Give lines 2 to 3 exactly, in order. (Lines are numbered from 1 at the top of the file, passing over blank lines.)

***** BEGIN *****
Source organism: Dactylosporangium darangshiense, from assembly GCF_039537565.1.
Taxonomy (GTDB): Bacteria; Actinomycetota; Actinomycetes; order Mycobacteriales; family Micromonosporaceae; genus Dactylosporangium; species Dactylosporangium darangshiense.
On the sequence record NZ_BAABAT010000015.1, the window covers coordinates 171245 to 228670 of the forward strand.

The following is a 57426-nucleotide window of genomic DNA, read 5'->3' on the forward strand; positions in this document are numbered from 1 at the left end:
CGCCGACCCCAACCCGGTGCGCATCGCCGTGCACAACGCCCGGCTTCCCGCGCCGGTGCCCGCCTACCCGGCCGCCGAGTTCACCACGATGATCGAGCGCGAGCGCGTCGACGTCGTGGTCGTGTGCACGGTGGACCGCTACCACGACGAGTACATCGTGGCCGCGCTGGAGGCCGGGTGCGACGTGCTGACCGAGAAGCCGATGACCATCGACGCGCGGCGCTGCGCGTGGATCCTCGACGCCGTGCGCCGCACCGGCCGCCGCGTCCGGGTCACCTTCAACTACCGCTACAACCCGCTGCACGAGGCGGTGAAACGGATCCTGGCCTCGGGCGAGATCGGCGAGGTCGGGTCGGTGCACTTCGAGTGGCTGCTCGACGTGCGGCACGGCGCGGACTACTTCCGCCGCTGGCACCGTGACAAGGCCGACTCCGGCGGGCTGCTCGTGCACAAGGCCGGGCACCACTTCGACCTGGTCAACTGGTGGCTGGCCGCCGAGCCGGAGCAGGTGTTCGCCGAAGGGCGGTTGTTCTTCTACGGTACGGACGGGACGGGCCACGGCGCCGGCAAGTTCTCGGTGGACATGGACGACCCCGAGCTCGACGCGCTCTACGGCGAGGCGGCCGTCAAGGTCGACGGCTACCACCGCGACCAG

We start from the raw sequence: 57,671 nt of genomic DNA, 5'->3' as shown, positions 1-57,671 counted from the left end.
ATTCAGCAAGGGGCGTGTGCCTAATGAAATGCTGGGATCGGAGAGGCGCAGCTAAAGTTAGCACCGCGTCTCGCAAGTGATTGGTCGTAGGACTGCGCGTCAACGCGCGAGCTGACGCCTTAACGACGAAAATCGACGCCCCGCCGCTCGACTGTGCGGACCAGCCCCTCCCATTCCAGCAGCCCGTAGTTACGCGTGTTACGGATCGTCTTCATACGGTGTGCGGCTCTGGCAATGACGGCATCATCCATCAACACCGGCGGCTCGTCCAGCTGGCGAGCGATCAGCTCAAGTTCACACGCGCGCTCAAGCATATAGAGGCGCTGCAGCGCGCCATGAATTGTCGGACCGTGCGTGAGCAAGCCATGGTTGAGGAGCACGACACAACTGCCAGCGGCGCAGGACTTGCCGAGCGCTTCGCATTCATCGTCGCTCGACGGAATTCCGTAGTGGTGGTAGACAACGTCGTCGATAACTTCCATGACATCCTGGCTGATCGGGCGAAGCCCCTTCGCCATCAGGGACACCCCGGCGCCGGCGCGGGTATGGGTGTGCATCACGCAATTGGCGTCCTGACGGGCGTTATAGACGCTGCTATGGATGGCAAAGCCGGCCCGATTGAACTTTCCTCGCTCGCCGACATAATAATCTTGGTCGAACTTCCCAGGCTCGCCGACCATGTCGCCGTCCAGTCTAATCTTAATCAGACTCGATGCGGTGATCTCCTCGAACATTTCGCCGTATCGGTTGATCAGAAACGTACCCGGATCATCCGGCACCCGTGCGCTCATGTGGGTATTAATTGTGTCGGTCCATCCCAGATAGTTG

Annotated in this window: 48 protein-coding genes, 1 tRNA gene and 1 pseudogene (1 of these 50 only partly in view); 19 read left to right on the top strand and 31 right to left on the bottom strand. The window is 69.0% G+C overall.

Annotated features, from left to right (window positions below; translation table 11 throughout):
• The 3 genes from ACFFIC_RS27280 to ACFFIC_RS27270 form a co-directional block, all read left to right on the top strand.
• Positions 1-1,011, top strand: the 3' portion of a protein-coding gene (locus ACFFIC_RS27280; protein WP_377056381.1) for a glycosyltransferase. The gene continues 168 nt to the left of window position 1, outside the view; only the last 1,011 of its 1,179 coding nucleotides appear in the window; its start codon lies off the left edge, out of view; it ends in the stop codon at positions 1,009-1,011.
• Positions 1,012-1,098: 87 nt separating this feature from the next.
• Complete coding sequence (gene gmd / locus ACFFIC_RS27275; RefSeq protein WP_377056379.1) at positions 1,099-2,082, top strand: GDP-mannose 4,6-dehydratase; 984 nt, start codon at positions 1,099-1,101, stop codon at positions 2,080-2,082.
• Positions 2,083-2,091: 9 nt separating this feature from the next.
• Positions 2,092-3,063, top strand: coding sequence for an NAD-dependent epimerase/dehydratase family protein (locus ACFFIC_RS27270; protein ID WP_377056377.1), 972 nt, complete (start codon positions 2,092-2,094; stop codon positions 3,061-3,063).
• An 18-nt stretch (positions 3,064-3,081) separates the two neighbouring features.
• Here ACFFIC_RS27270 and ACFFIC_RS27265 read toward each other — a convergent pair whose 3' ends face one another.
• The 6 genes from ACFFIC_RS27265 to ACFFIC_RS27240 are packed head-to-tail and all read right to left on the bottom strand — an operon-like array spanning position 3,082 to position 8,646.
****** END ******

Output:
Taxonomy (GTDB): Bacteria; Actinomycetota; Actinomycetes; order Mycobacteriales; family Micromonosporaceae; genus Dactylosporangium; species Dactylosporangium darangshiense.
On the sequence record NZ_BAABAT010000015.1, the window covers coordinates 171245 to 228670 of the forward strand.